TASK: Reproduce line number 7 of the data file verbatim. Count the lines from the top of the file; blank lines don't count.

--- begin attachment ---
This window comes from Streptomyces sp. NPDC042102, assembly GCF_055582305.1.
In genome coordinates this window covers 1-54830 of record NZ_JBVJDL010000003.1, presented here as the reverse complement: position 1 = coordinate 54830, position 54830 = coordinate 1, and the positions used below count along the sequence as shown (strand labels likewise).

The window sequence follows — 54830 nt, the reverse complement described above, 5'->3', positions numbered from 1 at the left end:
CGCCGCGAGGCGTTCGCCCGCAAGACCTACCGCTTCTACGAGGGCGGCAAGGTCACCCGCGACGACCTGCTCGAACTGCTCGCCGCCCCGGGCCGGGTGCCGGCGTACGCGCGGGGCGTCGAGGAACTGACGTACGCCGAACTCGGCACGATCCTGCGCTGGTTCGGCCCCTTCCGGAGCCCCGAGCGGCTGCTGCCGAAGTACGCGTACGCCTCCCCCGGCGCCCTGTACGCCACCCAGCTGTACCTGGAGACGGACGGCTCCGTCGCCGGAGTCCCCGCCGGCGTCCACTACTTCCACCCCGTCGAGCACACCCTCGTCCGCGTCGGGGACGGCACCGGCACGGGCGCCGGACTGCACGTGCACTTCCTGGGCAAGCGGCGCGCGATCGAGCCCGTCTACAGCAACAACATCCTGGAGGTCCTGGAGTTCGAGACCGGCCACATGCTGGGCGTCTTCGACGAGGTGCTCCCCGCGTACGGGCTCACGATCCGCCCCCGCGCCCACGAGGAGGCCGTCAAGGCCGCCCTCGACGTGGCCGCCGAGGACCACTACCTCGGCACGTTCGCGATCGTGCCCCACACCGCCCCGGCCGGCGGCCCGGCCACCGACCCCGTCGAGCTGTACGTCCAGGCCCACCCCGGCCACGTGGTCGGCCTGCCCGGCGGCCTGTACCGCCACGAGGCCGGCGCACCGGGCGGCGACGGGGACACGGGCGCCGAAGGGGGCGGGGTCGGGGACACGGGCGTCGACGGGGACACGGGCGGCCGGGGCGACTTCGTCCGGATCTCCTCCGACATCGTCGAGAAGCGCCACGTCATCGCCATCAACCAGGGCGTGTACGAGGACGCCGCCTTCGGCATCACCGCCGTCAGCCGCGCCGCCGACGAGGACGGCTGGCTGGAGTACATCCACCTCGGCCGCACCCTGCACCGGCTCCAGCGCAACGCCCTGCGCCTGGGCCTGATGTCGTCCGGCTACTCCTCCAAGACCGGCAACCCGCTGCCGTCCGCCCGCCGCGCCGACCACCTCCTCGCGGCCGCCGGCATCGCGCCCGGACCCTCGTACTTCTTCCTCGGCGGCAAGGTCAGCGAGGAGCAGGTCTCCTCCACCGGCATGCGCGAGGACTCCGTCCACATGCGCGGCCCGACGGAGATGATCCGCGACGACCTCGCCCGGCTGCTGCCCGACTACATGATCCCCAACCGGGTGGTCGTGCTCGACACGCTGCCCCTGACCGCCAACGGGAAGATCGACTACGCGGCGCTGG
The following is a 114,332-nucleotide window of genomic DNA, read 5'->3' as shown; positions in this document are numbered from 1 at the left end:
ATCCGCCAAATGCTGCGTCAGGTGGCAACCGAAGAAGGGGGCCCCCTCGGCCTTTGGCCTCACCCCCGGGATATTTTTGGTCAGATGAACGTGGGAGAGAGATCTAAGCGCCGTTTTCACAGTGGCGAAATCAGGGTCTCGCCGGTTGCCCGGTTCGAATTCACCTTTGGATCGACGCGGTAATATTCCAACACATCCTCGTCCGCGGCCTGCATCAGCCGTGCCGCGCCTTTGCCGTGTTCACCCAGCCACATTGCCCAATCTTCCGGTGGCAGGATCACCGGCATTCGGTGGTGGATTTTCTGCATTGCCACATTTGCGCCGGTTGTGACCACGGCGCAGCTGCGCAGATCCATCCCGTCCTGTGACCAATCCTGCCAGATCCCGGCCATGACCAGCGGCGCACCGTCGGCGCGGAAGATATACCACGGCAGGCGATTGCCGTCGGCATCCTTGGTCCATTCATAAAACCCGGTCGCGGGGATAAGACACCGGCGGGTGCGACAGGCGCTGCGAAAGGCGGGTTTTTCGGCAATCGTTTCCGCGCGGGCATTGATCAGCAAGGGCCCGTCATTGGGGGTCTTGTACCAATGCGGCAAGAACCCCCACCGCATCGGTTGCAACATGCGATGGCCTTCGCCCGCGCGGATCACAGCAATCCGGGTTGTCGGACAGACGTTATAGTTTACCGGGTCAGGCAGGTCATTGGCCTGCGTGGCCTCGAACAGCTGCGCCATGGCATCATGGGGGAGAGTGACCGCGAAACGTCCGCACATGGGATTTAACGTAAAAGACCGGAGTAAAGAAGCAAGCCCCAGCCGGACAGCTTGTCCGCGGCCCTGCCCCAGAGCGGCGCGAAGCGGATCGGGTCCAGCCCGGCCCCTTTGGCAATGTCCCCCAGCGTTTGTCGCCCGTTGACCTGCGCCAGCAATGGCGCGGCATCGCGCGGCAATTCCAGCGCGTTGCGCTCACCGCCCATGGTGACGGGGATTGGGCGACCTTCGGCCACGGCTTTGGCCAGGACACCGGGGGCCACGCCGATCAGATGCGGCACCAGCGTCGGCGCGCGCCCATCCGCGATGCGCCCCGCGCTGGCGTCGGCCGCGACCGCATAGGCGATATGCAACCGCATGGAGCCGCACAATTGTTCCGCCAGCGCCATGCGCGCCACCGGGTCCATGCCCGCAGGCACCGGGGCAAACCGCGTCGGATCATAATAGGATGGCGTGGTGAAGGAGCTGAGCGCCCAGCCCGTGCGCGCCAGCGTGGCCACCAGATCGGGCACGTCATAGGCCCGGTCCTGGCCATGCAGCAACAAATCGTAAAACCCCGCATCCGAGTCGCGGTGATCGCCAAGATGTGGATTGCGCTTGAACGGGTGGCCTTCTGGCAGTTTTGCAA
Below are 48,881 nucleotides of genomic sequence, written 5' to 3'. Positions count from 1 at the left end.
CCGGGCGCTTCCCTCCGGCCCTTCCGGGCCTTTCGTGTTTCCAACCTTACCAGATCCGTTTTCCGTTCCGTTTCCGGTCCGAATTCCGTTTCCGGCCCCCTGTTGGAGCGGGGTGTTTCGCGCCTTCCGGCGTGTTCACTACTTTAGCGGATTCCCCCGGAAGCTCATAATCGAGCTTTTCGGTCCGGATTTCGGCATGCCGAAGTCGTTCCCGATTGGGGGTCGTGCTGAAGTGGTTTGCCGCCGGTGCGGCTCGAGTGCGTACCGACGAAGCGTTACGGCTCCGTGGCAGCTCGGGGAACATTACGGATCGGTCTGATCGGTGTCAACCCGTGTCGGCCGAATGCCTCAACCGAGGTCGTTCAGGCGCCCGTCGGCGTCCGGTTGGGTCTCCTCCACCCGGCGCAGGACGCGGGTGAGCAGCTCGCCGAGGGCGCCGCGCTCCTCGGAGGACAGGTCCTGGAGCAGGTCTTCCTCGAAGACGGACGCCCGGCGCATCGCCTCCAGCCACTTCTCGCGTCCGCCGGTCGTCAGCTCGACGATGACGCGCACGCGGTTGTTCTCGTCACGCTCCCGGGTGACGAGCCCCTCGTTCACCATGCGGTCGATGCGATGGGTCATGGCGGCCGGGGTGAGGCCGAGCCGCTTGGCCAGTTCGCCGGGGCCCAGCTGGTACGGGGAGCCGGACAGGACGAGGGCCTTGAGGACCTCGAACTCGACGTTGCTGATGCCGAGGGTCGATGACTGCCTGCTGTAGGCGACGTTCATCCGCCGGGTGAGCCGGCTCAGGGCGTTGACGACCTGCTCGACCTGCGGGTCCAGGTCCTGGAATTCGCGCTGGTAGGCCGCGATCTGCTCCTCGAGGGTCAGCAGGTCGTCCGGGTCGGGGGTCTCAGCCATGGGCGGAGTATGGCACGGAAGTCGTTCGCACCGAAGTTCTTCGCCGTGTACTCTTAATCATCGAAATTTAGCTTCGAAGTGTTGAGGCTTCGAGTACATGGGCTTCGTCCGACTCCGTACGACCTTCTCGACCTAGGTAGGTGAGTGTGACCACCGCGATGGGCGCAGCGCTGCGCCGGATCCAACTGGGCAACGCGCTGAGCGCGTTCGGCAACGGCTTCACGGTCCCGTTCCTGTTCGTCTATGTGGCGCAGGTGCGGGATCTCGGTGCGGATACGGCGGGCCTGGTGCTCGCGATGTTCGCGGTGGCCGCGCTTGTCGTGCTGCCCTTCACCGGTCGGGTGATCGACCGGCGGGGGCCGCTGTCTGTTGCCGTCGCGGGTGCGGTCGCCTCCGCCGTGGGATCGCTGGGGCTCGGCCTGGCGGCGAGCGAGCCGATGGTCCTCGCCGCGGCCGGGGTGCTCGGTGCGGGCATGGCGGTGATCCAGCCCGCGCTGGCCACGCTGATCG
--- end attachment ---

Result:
Below are 48,881 nucleotides of genomic sequence, written 5' to 3'. Positions count from 1 at the left end.